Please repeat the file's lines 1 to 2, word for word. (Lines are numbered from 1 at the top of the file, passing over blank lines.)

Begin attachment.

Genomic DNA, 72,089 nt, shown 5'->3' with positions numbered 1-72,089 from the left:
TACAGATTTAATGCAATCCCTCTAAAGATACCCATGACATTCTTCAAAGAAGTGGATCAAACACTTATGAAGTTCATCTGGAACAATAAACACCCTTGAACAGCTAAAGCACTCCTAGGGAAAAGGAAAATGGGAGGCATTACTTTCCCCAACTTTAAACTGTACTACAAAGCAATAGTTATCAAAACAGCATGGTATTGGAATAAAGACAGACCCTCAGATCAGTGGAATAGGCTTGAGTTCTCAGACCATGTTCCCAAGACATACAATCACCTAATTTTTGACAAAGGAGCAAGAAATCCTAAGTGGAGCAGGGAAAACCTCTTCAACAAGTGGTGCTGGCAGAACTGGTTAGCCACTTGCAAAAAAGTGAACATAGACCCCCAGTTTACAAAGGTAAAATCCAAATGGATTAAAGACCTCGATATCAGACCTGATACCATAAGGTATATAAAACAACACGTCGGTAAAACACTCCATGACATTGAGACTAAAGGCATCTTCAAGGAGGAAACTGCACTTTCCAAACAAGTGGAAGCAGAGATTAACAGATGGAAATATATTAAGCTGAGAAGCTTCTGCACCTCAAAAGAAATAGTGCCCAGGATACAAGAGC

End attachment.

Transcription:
Genomic DNA, 72,089 nt, shown 5'->3' with positions numbered 1-72,089 from the left:
TACAGATTTAATGCAATCCCTCTAAAGATACCCATGACATTCTTCAAAGAAGTGGATCAAACACTTATGAAGTTCATCTGGAACAATAAACACCCTTGAACAGCTAAAGCACTCCTAGGGAAAAGGAAAATGGGAGGCATTACTTTCCCCAACTTTAAACTGTACTACAAAGCAATAGTTATCAAAACAGCATGGTATTGGAATAAAGACAGACCCTCAGATCAGTGGAATAGGCTTGAGTTCTCAGACCATGTTCCCAAGACATACAATCACCTAATTTTTGACAAAGGAGCAAGAAATCCTAAGTGGAGCAGGGAAAACCTCTTCAACAAGTGGTGCTGGCAGAACTGGTTAGCCACTTGCAAAAAAGTGAACATAGACCCCCAGTTTACAAAGGTAAAATCCAAATGGATTAAAGACCTCGATATCAGACCTGATACCATAAGGTATATAAAACAACACGTCGGTAAAACACTCCATGACATTGAGACTAAAGGCATCTTCAAGGAGGAAACTGCACTTTCCAAACAAGTGGAAGCAGAGATTAACAGATGGAAATATATTAAGCTGAGAAGCTTCTGCACCTCAAAAGAAATAGTGCCCAGGATACAAGAGC